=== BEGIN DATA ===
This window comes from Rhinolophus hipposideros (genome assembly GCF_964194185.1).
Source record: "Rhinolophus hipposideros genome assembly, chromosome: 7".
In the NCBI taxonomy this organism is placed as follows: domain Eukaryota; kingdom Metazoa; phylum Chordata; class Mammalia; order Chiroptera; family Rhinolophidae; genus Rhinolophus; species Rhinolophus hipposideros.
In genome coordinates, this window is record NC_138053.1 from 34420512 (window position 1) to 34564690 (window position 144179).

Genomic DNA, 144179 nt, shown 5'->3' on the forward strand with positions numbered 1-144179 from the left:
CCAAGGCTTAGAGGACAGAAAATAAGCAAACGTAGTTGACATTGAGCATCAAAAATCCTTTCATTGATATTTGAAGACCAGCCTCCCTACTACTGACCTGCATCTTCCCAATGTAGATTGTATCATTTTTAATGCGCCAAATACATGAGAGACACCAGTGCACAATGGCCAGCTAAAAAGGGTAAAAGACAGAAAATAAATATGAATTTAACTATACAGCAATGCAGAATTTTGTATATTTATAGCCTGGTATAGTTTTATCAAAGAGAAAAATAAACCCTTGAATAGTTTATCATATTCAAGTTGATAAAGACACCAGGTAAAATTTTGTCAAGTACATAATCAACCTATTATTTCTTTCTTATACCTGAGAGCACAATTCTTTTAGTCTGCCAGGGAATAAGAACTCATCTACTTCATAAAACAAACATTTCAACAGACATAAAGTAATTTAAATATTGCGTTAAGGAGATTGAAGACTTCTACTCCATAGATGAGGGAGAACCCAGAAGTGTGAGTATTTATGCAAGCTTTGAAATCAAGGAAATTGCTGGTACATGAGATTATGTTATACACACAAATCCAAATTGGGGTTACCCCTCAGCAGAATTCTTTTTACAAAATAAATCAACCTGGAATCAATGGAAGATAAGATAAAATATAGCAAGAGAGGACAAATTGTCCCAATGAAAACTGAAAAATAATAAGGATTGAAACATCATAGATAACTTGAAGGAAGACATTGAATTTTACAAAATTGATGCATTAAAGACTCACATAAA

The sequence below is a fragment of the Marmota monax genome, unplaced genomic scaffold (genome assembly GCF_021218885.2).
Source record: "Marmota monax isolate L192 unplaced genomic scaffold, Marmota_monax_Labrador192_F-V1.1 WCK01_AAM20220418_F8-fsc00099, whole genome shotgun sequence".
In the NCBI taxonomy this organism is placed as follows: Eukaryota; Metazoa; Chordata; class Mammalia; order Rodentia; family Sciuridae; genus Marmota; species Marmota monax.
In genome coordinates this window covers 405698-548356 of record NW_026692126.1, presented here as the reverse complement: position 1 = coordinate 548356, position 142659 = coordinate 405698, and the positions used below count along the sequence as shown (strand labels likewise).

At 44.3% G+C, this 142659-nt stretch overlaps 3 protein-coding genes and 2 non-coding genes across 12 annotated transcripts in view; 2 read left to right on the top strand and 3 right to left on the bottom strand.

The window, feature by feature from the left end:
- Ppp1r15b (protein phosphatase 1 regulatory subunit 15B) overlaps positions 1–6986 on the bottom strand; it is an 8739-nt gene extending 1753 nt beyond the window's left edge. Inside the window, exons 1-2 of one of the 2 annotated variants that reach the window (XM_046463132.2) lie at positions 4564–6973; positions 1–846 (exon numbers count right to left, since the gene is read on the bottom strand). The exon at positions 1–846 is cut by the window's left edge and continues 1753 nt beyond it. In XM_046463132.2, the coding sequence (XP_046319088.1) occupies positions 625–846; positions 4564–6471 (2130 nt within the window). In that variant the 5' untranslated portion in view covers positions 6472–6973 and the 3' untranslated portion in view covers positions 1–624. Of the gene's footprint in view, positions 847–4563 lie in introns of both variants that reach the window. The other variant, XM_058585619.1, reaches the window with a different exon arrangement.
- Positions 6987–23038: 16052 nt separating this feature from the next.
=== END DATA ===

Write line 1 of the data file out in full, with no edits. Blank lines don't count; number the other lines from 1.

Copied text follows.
This window comes from Rhinolophus hipposideros (genome assembly GCF_964194185.1).